I kind of wish I would have said something myself, but I was just focused on getting my kids out of there (and what I would have said "in the moment" probably wouldn't have been a good example of gracious correcting, anyway). I do wish I would have noted what school the kids were from...

Regular ed teachers: do you think I was expecting too much in thinking the kids should have known better? In thinking the adults should have addressed the issue as it happened? How do you prepare your students, if at all, for "different" kids they may encounter while out and about?

Special ed teachers: Have you ever encountered anything like this? What, if anything, do you think I should have done or said? Even a few days later, my heart is still hurting over this...

12 comments:

  1. Oh no, our first graders were there earlier this week!! I really hope it wasn't them!! If I had heard them I would have definitely corrected them.I know some of our first graders who may not have known better because they really lack that kind of teaching from home but as their teacher It would have been addressed immediately! I am sorry your kids faced this, I am glad they enjoyed the butterflies!
    Amy

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    1. Thanks, Amy...Part of the reason I was so shocked is I really had believed any teacher would have immediately corrected their students!! And I understand some kids don't get that teaching at home, but I'd hope by first grade they've learned common courtesy at school, at least.

      Hope your firsties enjoyed the Gardens :)

      Kara

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  2. That is horrible. I would have done the same thing as you but probably gone back and talked with the teacher about this once my kids were out of there. That is awful and just shows what kind of people are raising and teaching our kids today! That just makes me sick; I have a brother with cerebral palsy so I know that I wouldn't have been able to just let it go! LOL,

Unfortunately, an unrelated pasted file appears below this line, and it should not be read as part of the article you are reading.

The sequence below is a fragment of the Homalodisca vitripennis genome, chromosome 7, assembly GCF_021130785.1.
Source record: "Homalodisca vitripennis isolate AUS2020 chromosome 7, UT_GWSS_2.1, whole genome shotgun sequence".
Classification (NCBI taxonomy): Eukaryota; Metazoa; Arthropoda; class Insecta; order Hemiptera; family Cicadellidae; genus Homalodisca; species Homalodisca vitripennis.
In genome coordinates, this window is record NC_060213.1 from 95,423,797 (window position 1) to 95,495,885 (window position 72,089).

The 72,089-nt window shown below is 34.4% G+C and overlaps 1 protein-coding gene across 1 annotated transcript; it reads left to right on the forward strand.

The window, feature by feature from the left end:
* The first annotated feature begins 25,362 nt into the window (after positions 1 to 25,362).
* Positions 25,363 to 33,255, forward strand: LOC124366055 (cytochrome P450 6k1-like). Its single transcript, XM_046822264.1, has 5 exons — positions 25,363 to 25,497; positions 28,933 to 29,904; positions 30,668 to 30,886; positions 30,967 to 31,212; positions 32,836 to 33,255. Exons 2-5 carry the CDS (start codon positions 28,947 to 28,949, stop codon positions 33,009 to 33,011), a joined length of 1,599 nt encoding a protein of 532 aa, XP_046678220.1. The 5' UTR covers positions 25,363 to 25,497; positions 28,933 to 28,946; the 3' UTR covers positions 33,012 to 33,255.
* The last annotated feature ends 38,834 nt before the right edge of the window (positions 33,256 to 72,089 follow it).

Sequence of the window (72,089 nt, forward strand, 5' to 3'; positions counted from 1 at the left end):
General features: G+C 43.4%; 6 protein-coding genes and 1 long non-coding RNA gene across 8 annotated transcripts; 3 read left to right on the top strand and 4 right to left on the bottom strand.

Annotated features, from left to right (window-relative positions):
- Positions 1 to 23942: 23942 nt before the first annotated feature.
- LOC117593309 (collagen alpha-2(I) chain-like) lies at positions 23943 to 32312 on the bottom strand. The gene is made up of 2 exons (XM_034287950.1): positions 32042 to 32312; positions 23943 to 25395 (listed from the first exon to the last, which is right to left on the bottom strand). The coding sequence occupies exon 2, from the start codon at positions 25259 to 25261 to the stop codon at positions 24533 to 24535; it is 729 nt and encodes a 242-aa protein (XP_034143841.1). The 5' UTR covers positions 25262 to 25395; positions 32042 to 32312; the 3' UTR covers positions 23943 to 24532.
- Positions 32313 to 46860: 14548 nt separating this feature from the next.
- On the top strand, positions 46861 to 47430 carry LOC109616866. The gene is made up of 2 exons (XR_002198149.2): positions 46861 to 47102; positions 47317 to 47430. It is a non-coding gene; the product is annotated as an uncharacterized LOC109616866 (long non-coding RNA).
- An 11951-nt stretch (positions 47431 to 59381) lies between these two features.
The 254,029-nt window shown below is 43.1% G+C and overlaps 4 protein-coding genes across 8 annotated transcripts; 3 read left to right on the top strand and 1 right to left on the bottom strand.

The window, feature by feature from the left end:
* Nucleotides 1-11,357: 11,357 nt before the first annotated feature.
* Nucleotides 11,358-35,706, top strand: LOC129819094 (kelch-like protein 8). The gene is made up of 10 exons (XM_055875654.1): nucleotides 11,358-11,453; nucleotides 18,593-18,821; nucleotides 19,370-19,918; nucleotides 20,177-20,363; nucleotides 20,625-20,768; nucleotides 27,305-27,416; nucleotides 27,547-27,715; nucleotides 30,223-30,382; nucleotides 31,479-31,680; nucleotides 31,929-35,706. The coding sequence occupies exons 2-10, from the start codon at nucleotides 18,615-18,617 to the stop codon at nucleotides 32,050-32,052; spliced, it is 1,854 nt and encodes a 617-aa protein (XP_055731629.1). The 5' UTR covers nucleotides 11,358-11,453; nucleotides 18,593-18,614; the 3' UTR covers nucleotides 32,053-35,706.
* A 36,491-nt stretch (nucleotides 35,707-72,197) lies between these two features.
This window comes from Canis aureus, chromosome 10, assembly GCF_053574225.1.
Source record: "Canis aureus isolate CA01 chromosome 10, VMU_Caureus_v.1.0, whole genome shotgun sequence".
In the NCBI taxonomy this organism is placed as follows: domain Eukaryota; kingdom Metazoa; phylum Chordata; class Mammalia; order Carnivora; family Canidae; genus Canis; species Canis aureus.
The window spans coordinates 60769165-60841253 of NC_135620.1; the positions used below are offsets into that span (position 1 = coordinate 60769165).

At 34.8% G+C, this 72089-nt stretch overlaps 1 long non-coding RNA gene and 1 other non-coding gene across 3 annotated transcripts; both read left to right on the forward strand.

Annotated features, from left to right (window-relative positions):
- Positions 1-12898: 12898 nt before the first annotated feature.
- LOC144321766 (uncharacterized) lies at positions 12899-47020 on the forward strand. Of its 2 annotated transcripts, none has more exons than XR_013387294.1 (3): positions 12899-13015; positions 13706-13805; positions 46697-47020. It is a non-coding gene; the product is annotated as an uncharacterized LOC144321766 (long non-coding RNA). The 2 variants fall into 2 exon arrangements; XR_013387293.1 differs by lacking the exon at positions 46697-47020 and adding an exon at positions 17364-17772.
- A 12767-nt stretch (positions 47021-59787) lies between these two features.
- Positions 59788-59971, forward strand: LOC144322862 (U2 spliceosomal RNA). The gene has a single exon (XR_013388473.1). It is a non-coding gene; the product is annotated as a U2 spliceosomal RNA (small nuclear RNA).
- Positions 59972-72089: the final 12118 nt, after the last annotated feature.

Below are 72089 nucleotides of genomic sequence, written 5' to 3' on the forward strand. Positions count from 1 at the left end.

Hats off to you!

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    1. It was one of those things that I thought of what I'd have liked to say after it was too late...I hate that! I'm not sure I could have found the group later...there were about 20 buses of kids there that day! But yeah, it definitely makes me sick, too.

      Kara

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  3. GRR, Im sad/heart broken just reading this! I probably would have said something to the teacher and chaperone of their group. I would have had to move my kiddos as well, I probably would have been really "fiery", I get so sad when that stuff happens. Similar things have happened to us too and typically it's adults, but they don't say anything just stare and stare. Frustrating. Sorry this happened!!

    How was the rest of the field trip? I wish we could get down there!